Consistent with the requirements of section 404(a) of ERISA, a fiduciary must act prudently and solely in the interest of the plan’s participants and beneficiaries and for the exclusive purpose of providing benefits and defraying reasonable expenses of administering the plan. Also, under section 404(a)(1)(D) of ERISA, fiduciaries are required to act in accordance with the documents and instruments governing the plan insofar as such documents and instruments are consistent with the provisions of Title I and IV. Section 402(b)(4) of ERISA provides that every employee benefit plan shall specify the basis on which payments are made to and from the plan. Section 403(a) of ERISA generally requires that the assets of a plan be held in trust by a trustee. In the case of plan terminations, fiduciaries must also ensure that the allocation of any previously unallocated funds is made in accordance with the provisions of section 403(d) of ERISA.
Under Title I of ERISA, the decision to terminate a plan is generally viewed as a “settlor” decision rather than a fiduciary decision relating to the administration of the plan. However, the steps taken to implement this decision, including steps to locate missing participants, are governed by the fiduciary responsibility provisions of ERISA.(6) Further, in our view, while the distribution of the entire benefit to which a participant is entitled ends his or her status as a plan participant and the distributed assets cease to be plan assets under ERISA, a plan fiduciary’s choice of a distribution option is a fiduciary decision subject to the general fiduciary responsibility provisions of ERISA.(7)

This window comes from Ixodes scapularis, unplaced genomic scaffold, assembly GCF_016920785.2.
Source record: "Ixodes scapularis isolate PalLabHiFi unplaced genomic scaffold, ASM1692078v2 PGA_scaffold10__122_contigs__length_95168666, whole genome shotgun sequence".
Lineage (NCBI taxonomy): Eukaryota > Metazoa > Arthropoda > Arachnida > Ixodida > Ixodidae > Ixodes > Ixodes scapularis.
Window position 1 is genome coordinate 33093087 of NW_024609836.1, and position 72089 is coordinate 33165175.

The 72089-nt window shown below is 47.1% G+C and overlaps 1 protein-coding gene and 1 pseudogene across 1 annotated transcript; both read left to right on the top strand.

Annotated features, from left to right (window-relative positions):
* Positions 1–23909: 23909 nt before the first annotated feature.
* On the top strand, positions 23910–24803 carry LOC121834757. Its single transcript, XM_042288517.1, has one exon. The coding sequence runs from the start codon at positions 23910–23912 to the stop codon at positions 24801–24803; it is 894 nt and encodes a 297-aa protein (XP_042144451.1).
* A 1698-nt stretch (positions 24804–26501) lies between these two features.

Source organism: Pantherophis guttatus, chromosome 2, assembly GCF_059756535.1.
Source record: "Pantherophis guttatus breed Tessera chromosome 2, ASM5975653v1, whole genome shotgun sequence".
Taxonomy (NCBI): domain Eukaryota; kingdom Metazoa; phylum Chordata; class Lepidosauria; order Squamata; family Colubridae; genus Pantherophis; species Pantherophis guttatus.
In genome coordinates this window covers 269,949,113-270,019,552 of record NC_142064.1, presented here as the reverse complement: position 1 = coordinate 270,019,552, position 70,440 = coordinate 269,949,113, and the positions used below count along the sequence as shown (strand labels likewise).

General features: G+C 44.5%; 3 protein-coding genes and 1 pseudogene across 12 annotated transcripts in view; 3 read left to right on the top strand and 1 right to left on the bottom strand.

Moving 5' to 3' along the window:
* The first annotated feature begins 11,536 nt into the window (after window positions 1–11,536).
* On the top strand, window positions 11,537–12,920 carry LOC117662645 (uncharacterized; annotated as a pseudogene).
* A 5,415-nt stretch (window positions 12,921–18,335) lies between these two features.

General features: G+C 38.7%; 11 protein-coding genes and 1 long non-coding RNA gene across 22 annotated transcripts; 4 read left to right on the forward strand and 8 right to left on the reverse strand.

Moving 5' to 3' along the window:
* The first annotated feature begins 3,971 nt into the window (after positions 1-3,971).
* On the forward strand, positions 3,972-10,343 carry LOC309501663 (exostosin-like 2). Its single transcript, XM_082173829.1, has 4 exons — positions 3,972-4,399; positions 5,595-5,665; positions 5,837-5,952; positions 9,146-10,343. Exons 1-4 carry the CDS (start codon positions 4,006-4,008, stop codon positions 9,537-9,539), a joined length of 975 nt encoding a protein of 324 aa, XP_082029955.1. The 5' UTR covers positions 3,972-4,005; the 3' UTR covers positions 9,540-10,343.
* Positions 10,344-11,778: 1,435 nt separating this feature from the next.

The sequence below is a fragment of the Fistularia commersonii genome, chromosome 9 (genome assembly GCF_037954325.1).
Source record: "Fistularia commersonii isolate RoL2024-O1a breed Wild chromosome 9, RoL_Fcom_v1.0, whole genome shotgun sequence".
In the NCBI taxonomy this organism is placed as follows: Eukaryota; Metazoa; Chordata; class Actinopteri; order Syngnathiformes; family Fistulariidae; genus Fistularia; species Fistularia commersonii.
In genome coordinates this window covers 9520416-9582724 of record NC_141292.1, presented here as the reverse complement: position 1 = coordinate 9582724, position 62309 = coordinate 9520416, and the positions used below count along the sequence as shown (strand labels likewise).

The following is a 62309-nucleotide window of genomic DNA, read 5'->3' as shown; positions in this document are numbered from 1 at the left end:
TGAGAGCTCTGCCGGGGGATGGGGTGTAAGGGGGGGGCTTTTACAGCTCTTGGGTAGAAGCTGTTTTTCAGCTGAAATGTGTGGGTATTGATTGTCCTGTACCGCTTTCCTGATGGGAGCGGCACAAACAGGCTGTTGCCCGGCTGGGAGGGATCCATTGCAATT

It is our view that a plan fiduciary must take certain steps in an effort to locate a missing participant or beneficiary before the plan fiduciary determines that the participant cannot be found and distributes his or her benefits in accordance with this Bulletin. These steps are identified below under the heading “Search Methods.” It also is our view that, in determining any additional steps that may be appropriate with regard to a particular participant, a plan fiduciary must consider the size of the participant’s account balance and the expenses involved in attempting to locate the missing participant. Accordingly, the specific steps that a plan fiduciary takes to locate a missing participant may vary depending on the facts and circumstances. This consideration of additional steps is discussed below under the heading “Other Search Options.” Reasonable expenses attendant to locating a missing participant may be charged to a participant’s account, provided that the amount of the expenses allocated to the participant’s account is reasonable and the method of allocation is consistent with the terms of the plan and the plan fiduciary’s duties under ERISA.(8) Whatever decisions are made in connection with locating of missing participants or the distribution of assets on their behalf, plan fiduciaries must be able to demonstrate compliance with ERISA’s fiduciary standards.